Even though many role-playing games (RPGs) are not American in origin, the genre often represents a playable version of the American Dream: the player often assumes the role of a well-meaning but untrained youth, who matures through effort and experience into a wiser individual respected by all. Even as Americans question the likelihood of the American Dream in modern-day America, such “rags-to-riches” stories remain a dominant force in role-playing games. In series like Pokémon, every game escorts the player through such an “American dream,” as the player’s avatar rises from an unknown ten-year-old to a wealthy and internationally adored celebrity through nothing but talent and determination.
The Pokémon world functions as a pure meritocracy, wherein the individuals who perform best rise to the top. Although seemingly ideal in the abstract, I argue in this essay that the Pokémon world is no less dysfunctional than our own. I’ll first think about what exactly “merit” means to the NPC’s of this world, and what assumptions NPCs make about Trainers with “merit.” I’ll then go beyond the story to consider how some of Pokémon’s more intricate battle mechanics reinforce the idea of the best going to the top and the rest stagnating.
The Pokémon world’s method of determining who has merit is no better than real-world systems. If modern society’s ills originate from political factors that allow people to succeed without merit, Pokémon’s problems result from an extreme laser-focused view of merit—specifically, one’s performance in Pokémon battles. Merit is a trainer’s demonstrated strength at a given time, not the potential they might have to be strong in a different circumstance. If you think someone’s performance at a certain time consistently predicts their performance in other circumstances, a meritocratic system will only increase the divide between the successful and unsuccessful. This is a flaw shared, at least in part, by our world. Even if we can’t use Pokémon as a way to envision a better society, we can at least use it to elucidate some of our problems.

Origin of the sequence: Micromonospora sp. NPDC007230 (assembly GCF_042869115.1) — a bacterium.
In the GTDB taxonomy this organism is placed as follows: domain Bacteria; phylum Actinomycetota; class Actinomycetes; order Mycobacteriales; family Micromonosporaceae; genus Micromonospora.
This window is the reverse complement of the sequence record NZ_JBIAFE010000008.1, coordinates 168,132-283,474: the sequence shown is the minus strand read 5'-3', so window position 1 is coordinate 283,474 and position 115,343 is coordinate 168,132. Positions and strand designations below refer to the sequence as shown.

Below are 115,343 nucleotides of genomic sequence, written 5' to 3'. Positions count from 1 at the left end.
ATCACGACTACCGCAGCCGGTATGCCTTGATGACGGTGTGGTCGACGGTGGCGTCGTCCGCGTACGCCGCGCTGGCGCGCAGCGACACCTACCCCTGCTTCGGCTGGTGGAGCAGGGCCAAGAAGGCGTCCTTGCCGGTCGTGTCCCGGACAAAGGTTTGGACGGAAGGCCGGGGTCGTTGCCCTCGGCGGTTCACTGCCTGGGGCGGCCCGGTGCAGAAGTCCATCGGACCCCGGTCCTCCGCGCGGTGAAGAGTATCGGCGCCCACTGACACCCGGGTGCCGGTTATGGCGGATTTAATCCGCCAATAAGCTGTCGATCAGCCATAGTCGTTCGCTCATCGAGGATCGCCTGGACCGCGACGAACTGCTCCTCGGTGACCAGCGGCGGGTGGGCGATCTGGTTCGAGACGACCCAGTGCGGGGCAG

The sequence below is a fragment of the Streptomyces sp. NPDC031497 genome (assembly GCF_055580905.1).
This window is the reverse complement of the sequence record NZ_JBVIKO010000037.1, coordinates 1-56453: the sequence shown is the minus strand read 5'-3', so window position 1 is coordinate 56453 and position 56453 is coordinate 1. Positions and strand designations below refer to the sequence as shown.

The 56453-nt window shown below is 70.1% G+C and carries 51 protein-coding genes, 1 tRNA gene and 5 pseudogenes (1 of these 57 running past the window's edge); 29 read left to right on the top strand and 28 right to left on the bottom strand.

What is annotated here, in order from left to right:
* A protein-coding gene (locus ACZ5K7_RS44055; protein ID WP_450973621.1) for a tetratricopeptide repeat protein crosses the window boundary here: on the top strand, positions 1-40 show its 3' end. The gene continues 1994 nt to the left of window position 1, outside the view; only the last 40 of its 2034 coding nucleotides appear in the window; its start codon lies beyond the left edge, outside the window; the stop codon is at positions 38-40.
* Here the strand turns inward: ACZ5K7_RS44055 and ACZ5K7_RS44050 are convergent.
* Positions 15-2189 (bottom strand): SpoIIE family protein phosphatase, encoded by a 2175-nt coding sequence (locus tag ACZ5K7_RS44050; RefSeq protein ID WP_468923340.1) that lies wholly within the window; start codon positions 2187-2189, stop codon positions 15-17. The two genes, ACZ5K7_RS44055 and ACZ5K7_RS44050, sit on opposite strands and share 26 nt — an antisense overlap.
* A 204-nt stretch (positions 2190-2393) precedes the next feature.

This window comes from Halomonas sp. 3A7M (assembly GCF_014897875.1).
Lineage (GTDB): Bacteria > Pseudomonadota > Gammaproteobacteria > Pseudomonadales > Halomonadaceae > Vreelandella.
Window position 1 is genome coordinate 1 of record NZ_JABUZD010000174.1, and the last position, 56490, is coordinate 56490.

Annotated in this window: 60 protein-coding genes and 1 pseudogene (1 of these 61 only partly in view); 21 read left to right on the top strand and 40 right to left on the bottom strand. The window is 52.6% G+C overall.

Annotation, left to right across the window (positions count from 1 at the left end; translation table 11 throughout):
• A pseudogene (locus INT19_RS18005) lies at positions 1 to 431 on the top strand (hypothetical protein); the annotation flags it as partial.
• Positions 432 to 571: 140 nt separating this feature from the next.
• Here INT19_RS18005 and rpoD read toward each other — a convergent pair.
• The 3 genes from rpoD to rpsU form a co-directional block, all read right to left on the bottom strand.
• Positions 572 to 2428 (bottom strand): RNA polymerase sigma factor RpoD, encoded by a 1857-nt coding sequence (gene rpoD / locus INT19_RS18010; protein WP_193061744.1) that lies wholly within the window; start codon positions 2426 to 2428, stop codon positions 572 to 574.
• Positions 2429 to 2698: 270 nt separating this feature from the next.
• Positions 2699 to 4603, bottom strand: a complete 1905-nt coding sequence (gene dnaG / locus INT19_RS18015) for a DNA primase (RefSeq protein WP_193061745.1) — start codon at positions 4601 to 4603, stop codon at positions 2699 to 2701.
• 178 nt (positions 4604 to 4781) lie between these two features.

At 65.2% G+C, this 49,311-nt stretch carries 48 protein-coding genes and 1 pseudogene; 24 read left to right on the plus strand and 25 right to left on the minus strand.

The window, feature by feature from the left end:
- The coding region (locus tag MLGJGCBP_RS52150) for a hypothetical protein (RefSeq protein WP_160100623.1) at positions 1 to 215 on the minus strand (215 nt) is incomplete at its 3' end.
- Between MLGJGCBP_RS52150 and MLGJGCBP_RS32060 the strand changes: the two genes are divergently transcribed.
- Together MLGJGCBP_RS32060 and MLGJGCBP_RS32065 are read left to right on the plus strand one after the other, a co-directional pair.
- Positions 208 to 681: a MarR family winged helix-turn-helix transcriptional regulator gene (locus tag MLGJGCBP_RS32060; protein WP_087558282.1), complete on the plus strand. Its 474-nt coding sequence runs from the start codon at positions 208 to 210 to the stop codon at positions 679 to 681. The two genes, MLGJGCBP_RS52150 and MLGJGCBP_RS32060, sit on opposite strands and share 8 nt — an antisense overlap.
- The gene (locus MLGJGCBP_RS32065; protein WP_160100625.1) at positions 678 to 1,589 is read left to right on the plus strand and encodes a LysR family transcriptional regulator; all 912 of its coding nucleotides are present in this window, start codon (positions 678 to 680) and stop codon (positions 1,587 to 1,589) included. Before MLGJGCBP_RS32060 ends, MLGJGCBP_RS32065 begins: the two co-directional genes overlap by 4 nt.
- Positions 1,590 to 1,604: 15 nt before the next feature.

Inferring Kindness from Greatness: Pokémon’s Moral Fallacy